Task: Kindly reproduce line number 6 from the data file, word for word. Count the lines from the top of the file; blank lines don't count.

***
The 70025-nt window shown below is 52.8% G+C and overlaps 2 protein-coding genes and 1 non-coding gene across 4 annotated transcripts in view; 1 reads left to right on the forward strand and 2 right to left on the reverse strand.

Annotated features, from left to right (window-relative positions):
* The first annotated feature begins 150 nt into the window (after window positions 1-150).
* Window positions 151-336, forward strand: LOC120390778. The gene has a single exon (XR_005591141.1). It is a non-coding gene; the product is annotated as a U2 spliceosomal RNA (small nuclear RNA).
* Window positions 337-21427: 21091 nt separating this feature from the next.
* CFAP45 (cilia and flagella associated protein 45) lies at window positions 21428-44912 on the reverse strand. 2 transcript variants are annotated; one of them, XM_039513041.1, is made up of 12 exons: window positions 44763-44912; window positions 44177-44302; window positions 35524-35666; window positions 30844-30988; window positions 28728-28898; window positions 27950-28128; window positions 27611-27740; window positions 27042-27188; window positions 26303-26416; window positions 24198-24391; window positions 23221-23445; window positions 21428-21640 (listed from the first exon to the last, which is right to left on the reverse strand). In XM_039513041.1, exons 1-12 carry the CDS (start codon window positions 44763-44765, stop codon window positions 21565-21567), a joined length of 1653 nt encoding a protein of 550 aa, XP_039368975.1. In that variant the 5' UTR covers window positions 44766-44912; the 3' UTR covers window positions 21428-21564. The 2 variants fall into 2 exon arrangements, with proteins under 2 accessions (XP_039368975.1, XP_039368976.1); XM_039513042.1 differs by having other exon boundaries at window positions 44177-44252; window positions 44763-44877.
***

* CFAP45 (cilia and flagella associated protein 45) lies at window positions 21428-44912 on the reverse strand. 2 transcript variants are annotated; one of them, XM_039513041.1, is made up of 12 exons: window positions 44763-44912; window positions 44177-44302; window positions 35524-35666; window positions 30844-30988; window positions 28728-28898; window positions 27950-28128; window positions 27611-27740; window positions 27042-27188; window positions 26303-26416; window positions 24198-24391; window positions 23221-23445; window positions 21428-21640 (listed from the first exon to the last, which is right to left on the reverse strand). In XM_039513041.1, exons 1-12 carry the CDS (start codon window positions 44763-44765, stop codon window positions 21565-21567), a joined length of 1653 nt encoding a protein of 550 aa, XP_039368975.1. In that variant the 5' UTR covers window positions 44766-44912; the 3' UTR covers window positions 21428-21564. The 2 variants fall into 2 exon arrangements, with proteins under 2 accessions (XP_039368975.1, XP_039368976.1); XM_039513042.1 differs by having other exon boundaries at window positions 44177-44252; window positions 44763-44877.